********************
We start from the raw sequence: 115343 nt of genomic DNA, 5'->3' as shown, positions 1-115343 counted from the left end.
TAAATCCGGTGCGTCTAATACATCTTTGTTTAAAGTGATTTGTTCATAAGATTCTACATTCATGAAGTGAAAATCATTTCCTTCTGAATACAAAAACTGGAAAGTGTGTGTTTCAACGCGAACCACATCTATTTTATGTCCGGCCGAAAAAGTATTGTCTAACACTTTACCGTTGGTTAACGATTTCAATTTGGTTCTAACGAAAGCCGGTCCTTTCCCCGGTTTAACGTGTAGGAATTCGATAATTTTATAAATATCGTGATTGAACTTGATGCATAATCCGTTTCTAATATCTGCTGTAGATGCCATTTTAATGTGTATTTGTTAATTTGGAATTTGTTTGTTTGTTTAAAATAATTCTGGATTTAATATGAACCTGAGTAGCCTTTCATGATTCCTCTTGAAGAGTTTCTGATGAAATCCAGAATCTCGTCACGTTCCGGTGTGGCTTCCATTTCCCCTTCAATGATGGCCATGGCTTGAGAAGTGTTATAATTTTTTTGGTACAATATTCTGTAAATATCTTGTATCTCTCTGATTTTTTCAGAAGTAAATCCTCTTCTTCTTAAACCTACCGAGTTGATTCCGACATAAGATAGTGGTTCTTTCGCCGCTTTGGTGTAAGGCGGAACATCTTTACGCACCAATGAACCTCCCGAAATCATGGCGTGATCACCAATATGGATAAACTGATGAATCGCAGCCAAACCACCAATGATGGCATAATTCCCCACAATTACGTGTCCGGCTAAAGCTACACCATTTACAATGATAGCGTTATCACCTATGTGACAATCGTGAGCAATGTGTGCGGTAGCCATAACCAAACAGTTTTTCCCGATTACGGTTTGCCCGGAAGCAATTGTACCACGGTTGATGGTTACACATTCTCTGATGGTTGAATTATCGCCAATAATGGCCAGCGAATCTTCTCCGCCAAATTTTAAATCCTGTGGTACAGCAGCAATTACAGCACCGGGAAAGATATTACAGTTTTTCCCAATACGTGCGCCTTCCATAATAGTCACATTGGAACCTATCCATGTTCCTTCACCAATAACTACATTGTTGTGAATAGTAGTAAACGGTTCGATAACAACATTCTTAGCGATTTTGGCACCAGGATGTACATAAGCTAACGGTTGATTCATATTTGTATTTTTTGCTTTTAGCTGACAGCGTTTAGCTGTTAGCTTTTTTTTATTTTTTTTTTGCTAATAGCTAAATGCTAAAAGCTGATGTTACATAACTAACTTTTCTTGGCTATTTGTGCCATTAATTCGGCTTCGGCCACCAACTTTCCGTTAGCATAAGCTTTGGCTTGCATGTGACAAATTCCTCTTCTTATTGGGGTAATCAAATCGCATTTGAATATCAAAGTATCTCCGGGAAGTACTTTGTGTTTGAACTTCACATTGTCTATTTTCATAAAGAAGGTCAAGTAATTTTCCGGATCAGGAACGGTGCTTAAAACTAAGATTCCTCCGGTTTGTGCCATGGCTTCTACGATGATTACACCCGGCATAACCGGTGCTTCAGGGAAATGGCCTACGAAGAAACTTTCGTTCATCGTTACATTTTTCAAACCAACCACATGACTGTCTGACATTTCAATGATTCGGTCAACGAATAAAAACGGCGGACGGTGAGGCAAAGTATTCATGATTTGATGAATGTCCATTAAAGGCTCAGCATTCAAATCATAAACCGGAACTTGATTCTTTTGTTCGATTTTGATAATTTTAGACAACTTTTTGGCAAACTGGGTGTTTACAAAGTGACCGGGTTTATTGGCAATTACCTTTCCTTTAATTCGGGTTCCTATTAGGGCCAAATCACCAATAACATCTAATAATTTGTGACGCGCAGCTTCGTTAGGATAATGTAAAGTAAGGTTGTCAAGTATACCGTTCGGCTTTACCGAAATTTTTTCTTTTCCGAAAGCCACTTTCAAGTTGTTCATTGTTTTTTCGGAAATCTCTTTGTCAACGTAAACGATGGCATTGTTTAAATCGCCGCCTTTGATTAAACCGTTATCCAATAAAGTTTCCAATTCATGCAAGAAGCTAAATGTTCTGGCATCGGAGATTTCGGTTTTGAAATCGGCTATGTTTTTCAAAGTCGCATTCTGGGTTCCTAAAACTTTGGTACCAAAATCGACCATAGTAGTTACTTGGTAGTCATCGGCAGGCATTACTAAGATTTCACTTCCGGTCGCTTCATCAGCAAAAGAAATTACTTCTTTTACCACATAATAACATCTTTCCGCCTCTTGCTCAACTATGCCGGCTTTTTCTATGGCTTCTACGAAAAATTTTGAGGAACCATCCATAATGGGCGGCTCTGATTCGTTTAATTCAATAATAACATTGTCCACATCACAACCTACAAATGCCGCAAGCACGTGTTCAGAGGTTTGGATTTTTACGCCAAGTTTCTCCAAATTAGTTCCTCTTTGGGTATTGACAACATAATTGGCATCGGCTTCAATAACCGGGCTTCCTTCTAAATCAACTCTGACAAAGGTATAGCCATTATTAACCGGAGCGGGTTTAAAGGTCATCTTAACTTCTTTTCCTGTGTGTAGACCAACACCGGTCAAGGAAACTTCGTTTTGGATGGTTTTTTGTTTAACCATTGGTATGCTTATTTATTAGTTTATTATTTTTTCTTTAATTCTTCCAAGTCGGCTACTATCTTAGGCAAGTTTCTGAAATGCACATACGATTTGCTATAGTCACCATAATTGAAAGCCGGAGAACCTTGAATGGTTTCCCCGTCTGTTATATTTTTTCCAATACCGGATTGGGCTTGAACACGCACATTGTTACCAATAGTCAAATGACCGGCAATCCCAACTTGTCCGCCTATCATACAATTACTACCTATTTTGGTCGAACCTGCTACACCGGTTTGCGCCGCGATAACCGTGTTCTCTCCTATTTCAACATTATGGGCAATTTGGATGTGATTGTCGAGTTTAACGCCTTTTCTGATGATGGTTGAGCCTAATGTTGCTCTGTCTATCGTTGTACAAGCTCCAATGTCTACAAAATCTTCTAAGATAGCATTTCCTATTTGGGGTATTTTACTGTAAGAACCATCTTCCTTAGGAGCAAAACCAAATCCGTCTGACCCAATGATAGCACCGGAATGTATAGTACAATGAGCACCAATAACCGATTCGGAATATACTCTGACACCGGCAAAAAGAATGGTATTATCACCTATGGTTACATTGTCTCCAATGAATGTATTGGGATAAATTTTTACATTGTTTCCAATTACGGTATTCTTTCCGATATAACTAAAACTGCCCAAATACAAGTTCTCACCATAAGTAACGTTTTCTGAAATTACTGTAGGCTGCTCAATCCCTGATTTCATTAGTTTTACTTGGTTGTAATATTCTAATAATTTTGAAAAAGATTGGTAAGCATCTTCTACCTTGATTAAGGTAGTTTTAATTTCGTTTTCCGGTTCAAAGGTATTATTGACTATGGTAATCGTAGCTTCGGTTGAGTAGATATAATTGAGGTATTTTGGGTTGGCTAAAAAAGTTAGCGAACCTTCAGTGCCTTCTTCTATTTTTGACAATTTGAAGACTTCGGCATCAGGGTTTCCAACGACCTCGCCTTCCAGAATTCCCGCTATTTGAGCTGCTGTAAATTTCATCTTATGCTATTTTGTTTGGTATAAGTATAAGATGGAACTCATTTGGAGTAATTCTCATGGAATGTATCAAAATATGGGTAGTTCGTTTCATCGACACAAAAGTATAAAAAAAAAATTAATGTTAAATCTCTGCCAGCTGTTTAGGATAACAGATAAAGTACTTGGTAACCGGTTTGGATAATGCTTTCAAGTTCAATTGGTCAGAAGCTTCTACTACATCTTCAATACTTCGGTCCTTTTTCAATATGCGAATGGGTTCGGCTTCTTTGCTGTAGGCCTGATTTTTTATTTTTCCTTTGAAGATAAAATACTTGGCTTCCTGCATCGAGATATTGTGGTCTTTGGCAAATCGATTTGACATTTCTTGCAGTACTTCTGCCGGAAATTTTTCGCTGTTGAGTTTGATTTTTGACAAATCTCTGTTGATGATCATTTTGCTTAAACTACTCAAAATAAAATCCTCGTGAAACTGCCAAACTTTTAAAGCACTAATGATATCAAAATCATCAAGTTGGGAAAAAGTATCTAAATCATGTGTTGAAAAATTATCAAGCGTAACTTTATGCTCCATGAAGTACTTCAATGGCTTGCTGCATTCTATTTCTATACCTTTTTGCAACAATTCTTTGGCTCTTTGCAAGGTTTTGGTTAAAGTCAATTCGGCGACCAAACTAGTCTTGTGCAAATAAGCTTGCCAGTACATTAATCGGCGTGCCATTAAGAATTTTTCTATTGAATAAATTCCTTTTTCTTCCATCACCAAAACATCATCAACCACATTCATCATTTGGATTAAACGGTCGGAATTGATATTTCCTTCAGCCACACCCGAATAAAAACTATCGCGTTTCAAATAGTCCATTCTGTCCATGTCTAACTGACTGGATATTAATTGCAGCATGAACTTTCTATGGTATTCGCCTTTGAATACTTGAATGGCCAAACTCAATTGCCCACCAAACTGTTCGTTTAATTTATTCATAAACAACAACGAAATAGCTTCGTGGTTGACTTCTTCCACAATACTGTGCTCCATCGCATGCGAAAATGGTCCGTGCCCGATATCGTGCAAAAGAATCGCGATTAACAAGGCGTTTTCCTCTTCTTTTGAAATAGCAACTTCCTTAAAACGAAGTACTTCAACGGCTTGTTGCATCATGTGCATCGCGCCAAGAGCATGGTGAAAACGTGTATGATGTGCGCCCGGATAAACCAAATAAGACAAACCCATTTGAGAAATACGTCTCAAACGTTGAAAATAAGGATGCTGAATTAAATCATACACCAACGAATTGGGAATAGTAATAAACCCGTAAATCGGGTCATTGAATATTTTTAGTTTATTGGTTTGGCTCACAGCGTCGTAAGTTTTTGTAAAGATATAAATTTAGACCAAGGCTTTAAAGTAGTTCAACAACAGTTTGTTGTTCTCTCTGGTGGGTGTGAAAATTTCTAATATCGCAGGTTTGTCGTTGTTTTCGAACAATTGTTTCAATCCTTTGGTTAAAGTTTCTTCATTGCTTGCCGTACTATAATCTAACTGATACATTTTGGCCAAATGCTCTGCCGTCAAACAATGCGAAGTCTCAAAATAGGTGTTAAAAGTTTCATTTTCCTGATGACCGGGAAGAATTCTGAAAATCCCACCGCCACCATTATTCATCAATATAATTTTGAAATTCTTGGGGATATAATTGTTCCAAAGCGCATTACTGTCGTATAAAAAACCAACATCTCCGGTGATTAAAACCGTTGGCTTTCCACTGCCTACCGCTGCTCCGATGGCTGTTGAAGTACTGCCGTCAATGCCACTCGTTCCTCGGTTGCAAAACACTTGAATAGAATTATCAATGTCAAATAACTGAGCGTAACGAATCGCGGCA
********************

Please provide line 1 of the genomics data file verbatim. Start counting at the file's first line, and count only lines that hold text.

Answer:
We start from the raw sequence: 115343 nt of genomic DNA, 5'->3' as shown, positions 1-115343 counted from the left end.